Eighth Blackbird Brings Adès, Hartke and Etezady to Life

Monday, October 01, 2012

The prominent new music sextet called eighth blackbird performs music by Stephen Hartke, Thomas Ades, John Adams and Missy Mazzoli, featuring instruments like the flexatone and harmonica.


Valgeir Sigurðsson's 'Architecture of Loss'

Monday, September 24, 2012

Sigurðsson’s latest release, "Architecture of Loss" was conceived as an accompaniment to choreographer Stephen Petronio’s ballet of the same name. The album is at once cinematic and intimate, alternating moments of textural ambiance and intense lyricism.


Cellist Mariel Roberts's 'Nonextraneous Sounds'

Monday, September 17, 2012

The music on this disc, by a range of rising young composers, is nothing short of gripping from the first note to the last, and it's thanks largely to the intense focus of these highly individual musicians.

Comments [2]

Einstein on the Beach

Monday, September 10, 2012

This live 1984 recording of Glass's Einstein is nothing close to complete. However, it's a (smartly) edited 77-minute highlight reel from the opera, paired with a DVD of the documentary produced during the same run.


'The Passion of Ramakrishna' by Philip Glass

Monday, September 03, 2012

Philip Glass began composing for organ early in his career, and in a way, he never really stopped: His orchestration bears a resemblance to the tradition of Bruckner or Franck, treating the sections of the orchestra like the stops on an organ.


Piercing the World of John Cage

Friday, August 24, 2012

While somewhat overwhelming to stomach in a single listen, pianist Joshua Pierce's “John Cage: A Tribute” is one of the most powerful and listenable cross-sections of Cage’s work to date.

Comments [2]

The Almost Unbearable Heaviness of Viktor Ullmann

Monday, August 20, 2012

As the circumstances of composer Viktor Ullmann's life became more brutal, his music only became lovelier, more polished, and more playful this new recording indicates.


Cornelius Dufallo: 'Journaling'

Monday, August 13, 2012

Seth Colter Walls reviews Cornelius Dufallo's release Journaling for Q2 Music. Stream the whole record in our online preview all week.


The Humanity of Pärt's 'Pilgrim's Song'

Monday, August 06, 2012

Listen to the new all-Pärt disc by Estonia's Voces Musicales all this week. Selections range from Sol LeWitt–like spareness of Summa to the sweetness and pathos of Magnificat to the darker, denser textures of the title track.


Stainless Staining: The Music of Donnacha Dennehy

Monday, July 30, 2012

The final entry of pianist Lisa Moore’s three-part EP series may be its most listenable. Featuring the music of Donnacha Dennehy, it offers Moore the opportunity to display every angle of her versatile chops.

Comments [1]

The Landscapes and Metamorphoses of Vagn Holmboe’s World

Friday, July 20, 2012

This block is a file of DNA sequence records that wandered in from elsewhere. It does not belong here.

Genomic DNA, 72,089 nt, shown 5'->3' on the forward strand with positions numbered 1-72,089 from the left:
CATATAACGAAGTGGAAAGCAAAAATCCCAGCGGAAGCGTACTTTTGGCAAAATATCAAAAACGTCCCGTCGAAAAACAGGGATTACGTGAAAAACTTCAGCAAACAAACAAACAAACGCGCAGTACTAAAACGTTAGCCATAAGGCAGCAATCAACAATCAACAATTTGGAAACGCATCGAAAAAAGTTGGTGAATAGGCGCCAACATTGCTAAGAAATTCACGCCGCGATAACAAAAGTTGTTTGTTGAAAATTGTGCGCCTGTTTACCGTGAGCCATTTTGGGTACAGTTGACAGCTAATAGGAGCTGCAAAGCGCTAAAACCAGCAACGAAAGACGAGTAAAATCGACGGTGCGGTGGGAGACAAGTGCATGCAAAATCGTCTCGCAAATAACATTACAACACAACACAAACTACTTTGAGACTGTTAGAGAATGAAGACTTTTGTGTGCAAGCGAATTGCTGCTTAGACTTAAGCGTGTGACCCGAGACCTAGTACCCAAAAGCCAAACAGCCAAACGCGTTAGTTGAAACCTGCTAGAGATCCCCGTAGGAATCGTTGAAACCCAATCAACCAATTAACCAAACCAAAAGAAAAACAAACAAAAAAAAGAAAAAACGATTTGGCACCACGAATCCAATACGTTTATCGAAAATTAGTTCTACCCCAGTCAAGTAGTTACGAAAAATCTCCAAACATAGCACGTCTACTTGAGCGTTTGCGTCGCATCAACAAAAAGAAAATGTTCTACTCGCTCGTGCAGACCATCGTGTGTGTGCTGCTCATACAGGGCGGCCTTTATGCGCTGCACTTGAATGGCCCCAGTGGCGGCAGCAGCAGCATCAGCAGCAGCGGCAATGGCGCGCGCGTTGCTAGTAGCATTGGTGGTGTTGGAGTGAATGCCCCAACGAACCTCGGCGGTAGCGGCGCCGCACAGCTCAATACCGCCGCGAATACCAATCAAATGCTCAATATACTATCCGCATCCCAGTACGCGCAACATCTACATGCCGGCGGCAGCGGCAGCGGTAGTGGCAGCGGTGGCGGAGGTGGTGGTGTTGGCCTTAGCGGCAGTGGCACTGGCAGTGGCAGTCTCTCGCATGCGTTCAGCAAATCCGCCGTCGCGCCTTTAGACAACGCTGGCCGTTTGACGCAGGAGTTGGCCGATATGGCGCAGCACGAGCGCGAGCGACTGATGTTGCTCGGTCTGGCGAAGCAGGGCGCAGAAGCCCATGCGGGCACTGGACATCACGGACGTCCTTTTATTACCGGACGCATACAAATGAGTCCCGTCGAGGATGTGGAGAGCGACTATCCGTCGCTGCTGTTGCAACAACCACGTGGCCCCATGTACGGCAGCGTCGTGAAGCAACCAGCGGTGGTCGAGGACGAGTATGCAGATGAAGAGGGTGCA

The Lapland Chamber Orchestra presents three never-before recorded works by the Danish composer that seemingly serve as sonic landscape paintings of Holmboe's northern home.

Comments [1]

Two Ends of Eccentricity: Gulda and Gould

Monday, July 16, 2012

Our album of the week by Ukranian pianist Sasha Grynyuk pairs works by two of the great keyboard eccentrics of the last century, Friedrich Gulda and Glenn Gould. Stream it in full this week only.

Comments [1]

Eat, Play, Love: Michael Nyman's Journey Through India

Monday, July 09, 2012

In December 2000, Michael Nyman ventured to India for one month as part of an attempt to bridge the gap between Western and Indian classical traditions.


Peteris Vasks Speaks Truth to Power on 'Vox Amoris'

Monday, July 02, 2012

It’s no shock that composer Peteris Vasks, a trained violinist, has often used his primary instrument as a mouthpiece for his most personal works. Stream his new recording of music for violin and string orchestra this week only.


Icebreaker and BJ Cole Relaunch 'Apollo'

Monday, June 25, 2012

Listen here to the complete Apollo, an ambient score originally written by Brian Eno, Roger Eno and Daniel Lanois for Al Reinert’s documentary on NASA’s Apollo missions.


The Pacifica Quartet is Back in the USSR

Monday, June 18, 2012

Two’s company and three’s a crowd, but four is a string quartet: An epitome of balance and dialogue that subsequently gives composers a curious amount of freedom for how limited they are in size and scope.

Comments [1]

The Evolution Apparent in Anthony Paul De Ritis's 'Devolution'

Monday, June 11, 2012

Listening to Anthony Paul De Ritis’s Devolution is somewhat akin to watching a Tarsem film: The mixture of influences, references and textures is both blindingly apparent and blindingly gorgeous.


Francesco Tristano Gives Us a Compactly Comprehensive Berio Compendium

Monday, June 04, 2012

"Complete works" albums, even those centering on music written for one instrument, are usually sprawling box sets that often double as doorstops. Odd, then, that Luciano Berio's complete works for piano fit onto one single disc. More contradictory still is finding that 80-minute album to be representative of the composer's decades-long career.


50 Years and Five CDs with Wergo's 'Music of Our Time'

Monday, May 28, 2012

Fifty years ago, art historian Werner Goldschmidt and musicologist Helmut Kirchmayer joined forces to capture the musical zeitgeist in the early 1960s. Half a century later, Wergo Records assembles reissues by Rihm, Ligeti, Cage and Stockhausen into a four-CD set. 


Michael Mizrahi Fashions a Cabinet of Curiosities on 'The Bright Motion'

Monday, May 21, 2012

A founding member of NOW Ensemble, pianist Michael Mizrahi is one of those musicians who is endlessly fascinated by everything (his undergraduate studies were a three-pronged focus in music, religion and physics) and is, as a result, endlessly fascinating himself.